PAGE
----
The garnal saiber or firecracker artisans of Tulunadu are much sought after for various cultural celebrations here in coastal Karnataka. Their participation at bhuta kola , festivals, weddings, birthday celebrations, housewarming and even funerals is a much anticipated event.
Garnal is a firecracker and saiber is a local reference to a Muslim person.
Ameer Husain, a garnal saiber from Mulki town, says his father taught him the craft, and the profession has been passed down for generations in their family.
“Throwing and handling firecrackers is a dangerous job, especially with bigger fireworks,” adds Nitesh Anchan, research associate at the Manipal Academy of Higher Education, Karnataka.
Mustaq Athrady, a young Muslim from Athradi village of Udupi district, makes and throws garnal at the bhuta rituals, and is especially skilled at making one of the most powerful garnal, the kadoni . “ Kadoni is a bursting powder made of different chemicals made with an elaborate process,” he says. The explosion of kadoni is said to rattle the ground where it is burst.
The bursting of firecrackers during bhuta kola is a spectacle to behold. Bhuta (spirit) worship has been followed in Tulunadu for many centuries. Kola (performance) is a ritual associated with the bhuta tradition. Along with the music of nadaswaram, tase , and other traditional instruments, the loud sounds of garnal are intrinsic to the rituals. Watch: Bhutas of Tulunadu: spirit of syncretic tradition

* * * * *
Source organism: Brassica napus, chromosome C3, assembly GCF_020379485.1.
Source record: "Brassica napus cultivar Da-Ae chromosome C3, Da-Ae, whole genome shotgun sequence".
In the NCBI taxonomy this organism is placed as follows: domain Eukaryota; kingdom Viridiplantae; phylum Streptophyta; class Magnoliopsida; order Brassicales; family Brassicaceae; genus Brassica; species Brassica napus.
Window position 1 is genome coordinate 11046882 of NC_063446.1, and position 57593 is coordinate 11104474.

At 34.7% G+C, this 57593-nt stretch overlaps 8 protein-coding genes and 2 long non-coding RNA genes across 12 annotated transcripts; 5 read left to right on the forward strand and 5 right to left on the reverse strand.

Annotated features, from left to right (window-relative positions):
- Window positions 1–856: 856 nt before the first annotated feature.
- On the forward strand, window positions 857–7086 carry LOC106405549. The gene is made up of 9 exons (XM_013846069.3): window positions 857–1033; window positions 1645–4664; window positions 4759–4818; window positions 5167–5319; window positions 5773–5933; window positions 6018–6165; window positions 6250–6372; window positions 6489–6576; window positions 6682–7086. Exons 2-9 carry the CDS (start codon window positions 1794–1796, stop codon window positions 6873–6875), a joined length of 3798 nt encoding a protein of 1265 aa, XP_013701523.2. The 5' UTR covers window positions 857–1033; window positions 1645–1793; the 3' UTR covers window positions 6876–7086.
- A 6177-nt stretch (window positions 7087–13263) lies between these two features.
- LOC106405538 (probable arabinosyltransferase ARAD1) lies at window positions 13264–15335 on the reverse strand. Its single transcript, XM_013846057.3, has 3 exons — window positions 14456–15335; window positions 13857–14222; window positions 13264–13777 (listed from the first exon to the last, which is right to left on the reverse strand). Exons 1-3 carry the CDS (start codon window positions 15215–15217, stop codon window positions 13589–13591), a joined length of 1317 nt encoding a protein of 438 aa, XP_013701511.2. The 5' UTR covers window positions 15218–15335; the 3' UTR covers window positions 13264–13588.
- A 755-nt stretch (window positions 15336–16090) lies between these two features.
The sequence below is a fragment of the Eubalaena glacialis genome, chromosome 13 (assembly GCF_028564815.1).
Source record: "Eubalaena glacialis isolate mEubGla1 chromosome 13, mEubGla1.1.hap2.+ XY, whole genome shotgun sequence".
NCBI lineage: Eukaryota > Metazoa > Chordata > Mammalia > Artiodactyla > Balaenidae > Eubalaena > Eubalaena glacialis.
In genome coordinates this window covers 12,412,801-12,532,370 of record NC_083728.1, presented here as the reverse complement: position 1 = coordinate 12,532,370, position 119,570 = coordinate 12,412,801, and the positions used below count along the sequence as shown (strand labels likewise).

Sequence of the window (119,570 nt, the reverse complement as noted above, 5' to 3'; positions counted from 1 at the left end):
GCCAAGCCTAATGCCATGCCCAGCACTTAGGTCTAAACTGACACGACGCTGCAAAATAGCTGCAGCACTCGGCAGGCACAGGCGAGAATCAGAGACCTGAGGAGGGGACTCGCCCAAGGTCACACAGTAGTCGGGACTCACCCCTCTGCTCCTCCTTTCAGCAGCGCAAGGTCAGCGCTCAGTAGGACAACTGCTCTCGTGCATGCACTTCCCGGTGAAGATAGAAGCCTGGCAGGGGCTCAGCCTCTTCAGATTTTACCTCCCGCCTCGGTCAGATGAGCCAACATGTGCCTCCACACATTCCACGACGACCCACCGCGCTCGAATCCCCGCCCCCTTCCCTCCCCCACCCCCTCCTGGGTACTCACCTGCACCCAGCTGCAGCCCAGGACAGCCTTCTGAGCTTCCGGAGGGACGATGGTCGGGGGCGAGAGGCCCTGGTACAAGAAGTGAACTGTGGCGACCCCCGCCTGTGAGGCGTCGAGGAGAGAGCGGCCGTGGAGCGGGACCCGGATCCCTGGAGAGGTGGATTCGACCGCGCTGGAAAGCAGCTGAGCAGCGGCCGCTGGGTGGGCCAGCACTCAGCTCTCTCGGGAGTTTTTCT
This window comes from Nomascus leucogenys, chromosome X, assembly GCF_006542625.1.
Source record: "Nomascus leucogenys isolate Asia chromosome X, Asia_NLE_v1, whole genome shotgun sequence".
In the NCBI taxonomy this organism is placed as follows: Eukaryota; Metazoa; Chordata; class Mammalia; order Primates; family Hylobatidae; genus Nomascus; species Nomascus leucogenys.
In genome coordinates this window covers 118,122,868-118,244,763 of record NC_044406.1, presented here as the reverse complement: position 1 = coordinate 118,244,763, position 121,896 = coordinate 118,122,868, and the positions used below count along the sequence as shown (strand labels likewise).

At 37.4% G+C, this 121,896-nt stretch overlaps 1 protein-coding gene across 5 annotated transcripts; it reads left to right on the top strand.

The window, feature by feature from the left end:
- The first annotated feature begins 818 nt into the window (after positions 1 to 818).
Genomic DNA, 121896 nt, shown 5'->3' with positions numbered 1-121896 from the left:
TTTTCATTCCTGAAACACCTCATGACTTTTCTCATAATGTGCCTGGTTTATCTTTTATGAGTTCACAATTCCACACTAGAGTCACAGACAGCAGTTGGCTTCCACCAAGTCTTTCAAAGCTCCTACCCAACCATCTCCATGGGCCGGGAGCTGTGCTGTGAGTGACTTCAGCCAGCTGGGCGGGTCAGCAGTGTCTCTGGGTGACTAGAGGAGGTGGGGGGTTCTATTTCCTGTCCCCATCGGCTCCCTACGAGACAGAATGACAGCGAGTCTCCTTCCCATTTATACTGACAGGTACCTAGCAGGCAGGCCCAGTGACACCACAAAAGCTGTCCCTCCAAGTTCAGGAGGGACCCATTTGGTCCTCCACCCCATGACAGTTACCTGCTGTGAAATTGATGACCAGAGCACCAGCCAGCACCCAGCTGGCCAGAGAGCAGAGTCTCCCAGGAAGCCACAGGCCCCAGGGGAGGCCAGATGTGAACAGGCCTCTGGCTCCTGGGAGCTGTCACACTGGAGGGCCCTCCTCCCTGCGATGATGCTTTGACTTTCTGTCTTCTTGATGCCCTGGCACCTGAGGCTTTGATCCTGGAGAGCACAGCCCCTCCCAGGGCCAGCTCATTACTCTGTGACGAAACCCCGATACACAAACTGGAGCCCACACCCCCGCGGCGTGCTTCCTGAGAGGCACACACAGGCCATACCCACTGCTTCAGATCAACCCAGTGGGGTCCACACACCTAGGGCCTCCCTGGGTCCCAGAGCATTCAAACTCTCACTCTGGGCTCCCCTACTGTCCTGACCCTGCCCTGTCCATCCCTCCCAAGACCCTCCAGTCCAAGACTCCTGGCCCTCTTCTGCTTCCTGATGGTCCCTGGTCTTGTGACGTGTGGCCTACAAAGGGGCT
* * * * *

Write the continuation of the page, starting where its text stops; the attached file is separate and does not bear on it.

During kola , lit firecrackers are thrown towards the sky by garnal saiber s – creating a magical and explosive show.
Bhuta worship sees the coming together of many communities, explains Professor Praveen Shetty. “Bhuta practices in Tulunadu today have a set of rules and tasks usually assigned to Hindu communities. But interestingly, over a period of time, bhuta worship also allowed Muslim communities within these practices by employing them either in throwing the firecrackers or playing music for kola .”
“With the introduction of firecrackers, bhuta kola rituals have attained grandeur and spectacle,” says Professor Shetty who is an expert on Tulu culture at Manipal Academy of Higher Education, Udupi.
Watch the film as it shows Ameer and Mustaq lighting up the night skies with their dazzling displays, carrying forward a centuries-old tradition of syncretism and shared heritage.
This story is supported by a fellowship from Mrinalini Mukherjee Foundation (MMF).